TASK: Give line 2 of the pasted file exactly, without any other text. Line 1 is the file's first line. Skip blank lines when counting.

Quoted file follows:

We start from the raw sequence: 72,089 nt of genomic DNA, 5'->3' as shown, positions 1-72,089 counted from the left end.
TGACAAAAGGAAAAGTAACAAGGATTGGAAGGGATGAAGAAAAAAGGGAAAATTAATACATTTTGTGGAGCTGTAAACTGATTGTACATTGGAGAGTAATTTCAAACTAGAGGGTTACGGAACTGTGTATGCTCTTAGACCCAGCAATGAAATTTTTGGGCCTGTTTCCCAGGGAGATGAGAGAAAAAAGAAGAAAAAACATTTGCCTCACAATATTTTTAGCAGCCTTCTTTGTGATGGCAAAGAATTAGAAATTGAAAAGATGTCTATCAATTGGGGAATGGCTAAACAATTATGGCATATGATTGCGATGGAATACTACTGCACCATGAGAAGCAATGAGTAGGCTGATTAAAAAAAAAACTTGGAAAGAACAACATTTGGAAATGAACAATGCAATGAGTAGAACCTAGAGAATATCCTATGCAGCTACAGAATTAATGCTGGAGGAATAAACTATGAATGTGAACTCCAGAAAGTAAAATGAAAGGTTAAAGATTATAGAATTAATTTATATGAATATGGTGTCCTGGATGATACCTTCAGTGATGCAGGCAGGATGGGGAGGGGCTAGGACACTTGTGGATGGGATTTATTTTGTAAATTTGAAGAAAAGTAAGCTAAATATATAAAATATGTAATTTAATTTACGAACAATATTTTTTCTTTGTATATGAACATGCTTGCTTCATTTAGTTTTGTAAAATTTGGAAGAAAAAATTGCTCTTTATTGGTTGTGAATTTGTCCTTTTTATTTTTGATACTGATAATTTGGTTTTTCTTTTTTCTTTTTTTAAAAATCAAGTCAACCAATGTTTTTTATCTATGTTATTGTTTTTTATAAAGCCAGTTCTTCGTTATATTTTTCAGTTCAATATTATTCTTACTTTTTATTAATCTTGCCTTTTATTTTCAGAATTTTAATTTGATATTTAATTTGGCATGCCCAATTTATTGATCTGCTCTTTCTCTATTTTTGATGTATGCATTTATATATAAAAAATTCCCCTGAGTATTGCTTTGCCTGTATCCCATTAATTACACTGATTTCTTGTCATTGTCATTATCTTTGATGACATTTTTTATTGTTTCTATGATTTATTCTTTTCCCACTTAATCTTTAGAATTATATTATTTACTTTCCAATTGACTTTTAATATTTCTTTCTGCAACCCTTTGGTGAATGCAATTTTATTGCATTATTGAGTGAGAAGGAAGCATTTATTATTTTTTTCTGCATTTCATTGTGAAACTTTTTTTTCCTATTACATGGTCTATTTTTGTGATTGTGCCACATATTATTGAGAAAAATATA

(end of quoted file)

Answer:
TGACAAAAGGAAAAGTAACAAGGATTGGAAGGGATGAAGAAAAAAGGGAAAATTAATACATTTTGTGGAGCTGTAAACTGATTGTACATTGGAGAGTAATTTCAAACTAGAGGGTTACGGAACTGTGTATGCTCTTAGACCCAGCAATGAAATTTTTGGGCCTGTTTCCCAGGGAGATGAGAGAAAAAAGAAGAAAAAACATTTGCCTCACAATATTTTTAGCAGCCTTCTTTGTGATGGCAAAGAATTAGAAATTGAAAAGATGTCTATCAATTGGGGAATGGCTAAACAATTATGGCATATGATTGCGATGGAATACTACTGCACCATGAGAAGCAATGAGTAGGCTGATTAAAAAAAAAACTTGGAAAGAACAACATTTGGAAATGAACAATGCAATGAGTAGAACCTAGAGAATATCCTATGCAGCTACAGAATTAATGCTGGAGGAATAAACTATGAATGTGAACTCCAGAAAGTAAAATGAAAGGTTAAAGATTATAGAATTAATTTATATGAATATGGTGTCCTGGATGATACCTTCAGTGATGCAGGCAGGATGGGGAGGGGCTAGGACACTTGTGGATGGGATTTATTTTGTAAATTTGAAGAAAAGTAAGCTAAATATATAAAATATGTAATTTAATTTACGAACAATATTTTTTCTTTGTATATGAACATGCTTGCTTCATTTAGTTTTGTAAAATTTGGAAGAAAAAATTGCTCTTTATTGGTTGTGAATTTGTCCTTTTTATTTTTGATACTGATAATTTGGTTTTTCTTTTTTCTTTTTTTAAAAATCAAGTCAACCAATGTTTTTTATCTATGTTATTGTTTTTTATAAAGCCAGTTCTTCGTTATATTTTTCAGTTCAATATTATTCTTACTTTTTATTAATCTTGCCTTTTATTTTCAGAATTTTAATTTGATATTTAATTTGGCATGCCCAATTTATTGATCTGCTCTTTCTCTATTTTTGATGTATGCATTTATATATAAAAAATTCCCCTGAGTATTGCTTTGCCTGTATCCCATTAATTACACTGATTTCTTGTCATTGTCATTATCTTTGATGACATTTTTTATTGTTTCTATGATTTATTCTTTTCCCACTTAATCTTTAGAATTATATTATTTACTTTCCAATTGACTTTTAATATTTCTTTCTGCAACCCTTTGGTGAATGCAATTTTATTGCATTATTGAGTGAGAAGGAAGCATTTATTATTTTTTTCTGCATTTCATTGTGAAACTTTTTTTTCCTATTACATGGTCTATTTTTGTGATTGTGCCACATATTATTGAGAAAAATATA